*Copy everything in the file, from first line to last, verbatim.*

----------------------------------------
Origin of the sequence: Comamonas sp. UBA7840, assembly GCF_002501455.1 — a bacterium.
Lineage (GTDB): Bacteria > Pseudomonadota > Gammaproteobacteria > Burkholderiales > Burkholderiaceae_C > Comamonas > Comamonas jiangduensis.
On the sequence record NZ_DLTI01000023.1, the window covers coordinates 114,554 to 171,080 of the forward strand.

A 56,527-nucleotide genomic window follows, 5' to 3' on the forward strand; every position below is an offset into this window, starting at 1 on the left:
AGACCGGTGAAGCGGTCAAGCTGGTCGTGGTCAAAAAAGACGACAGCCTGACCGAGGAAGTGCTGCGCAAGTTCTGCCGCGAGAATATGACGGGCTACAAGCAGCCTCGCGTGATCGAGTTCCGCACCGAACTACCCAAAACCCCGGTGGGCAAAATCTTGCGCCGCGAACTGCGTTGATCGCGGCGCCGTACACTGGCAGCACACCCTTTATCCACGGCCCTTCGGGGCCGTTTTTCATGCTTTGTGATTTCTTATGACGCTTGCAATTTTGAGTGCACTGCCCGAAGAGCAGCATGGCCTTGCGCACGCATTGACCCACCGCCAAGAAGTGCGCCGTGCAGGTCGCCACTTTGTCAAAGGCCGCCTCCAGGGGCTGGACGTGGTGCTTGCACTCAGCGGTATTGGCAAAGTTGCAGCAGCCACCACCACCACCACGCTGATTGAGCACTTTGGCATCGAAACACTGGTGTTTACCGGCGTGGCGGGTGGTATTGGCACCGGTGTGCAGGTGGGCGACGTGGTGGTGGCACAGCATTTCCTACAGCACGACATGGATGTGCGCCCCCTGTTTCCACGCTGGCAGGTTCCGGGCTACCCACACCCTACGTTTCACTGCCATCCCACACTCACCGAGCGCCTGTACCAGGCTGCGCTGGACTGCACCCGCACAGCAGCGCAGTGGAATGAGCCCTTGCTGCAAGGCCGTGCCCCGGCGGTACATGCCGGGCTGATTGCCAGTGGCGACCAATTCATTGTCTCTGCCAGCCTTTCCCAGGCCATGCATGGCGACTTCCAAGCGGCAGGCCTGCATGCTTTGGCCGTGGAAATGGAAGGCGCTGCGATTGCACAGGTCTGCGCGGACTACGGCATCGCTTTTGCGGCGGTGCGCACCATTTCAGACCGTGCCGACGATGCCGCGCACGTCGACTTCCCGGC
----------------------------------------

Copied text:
Origin of the sequence: Comamonas sp. UBA7840, assembly GCF_002501455.1 — a bacterium.
Lineage (GTDB): Bacteria > Pseudomonadota > Gammaproteobacteria > Burkholderiales > Burkholderiaceae_C > Comamonas > Comamonas jiangduensis.
On the sequence record NZ_DLTI01000023.1, the window covers coordinates 114,554 to 171,080 of the forward strand.

A 56,527-nucleotide genomic window follows, 5' to 3' on the forward strand; every position below is an offset into this window, starting at 1 on the left:
AGACCGGTGAAGCGGTCAAGCTGGTCGTGGTCAAAAAAGACGACAGCCTGACCGAGGAAGTGCTGCGCAAGTTCTGCCGCGAGAATATGACGGGCTACAAGCAGCCTCGCGTGATCGAGTTCCGCACCGAACTACCCAAAACCCCGGTGGGCAAAATCTTGCGCCGCGAACTGCGTTGATCGCGGCGCCGTACACTGGCAGCACACCCTTTATCCACGGCCCTTCGGGGCCGTTTTTCATGCTTTGTGATTTCTTATGACGCTTGCAATTTTGAGTGCACTGCCCGAAGAGCAGCATGGCCTTGCGCACGCATTGACCCACCGCCAAGAAGTGCGCCGTGCAGGTCGCCACTTTGTCAAAGGCCGCCTCCAGGGGCTGGACGTGGTGCTTGCACTCAGCGGTATTGGCAAAGTTGCAGCAGCCACCACCACCACCACGCTGATTGAGCACTTTGGCATCGAAACACTGGTGTTTACCGGCGTGGCGGGTGGTATTGGCACCGGTGTGCAGGTGGGCGACGTGGTGGTGGCACAGCATTTCCTACAGCACGACATGGATGTGCGCCCCCTGTTTCCACGCTGGCAGGTTCCGGGCTACCCACACCCTACGTTTCACTGCCATCCCACACTCACCGAGCGCCTGTACCAGGCTGCGCTGGACTGCACCCGCACAGCAGCGCAGTGGAATGAGCCCTTGCTGCAAGGCCGTGCCCCGGCGGTACATGCCGGGCTGATTGCCAGTGGCGACCAATTCATTGTCTCTGCCAGCCTTTCCCAGGCCATGCATGGCGACTTCCAAGCGGCAGGCCTGCATGCTTTGGCCGTGGAAATGGAAGGCGCTGCGATTGCACAGGTCTGCGCGGACTACGGCATCGCTTTTGCGGCGGTGCGCACCATTTCAGACCGTGCCGACGATGCCGCGCACGTCGACTTCCCGGC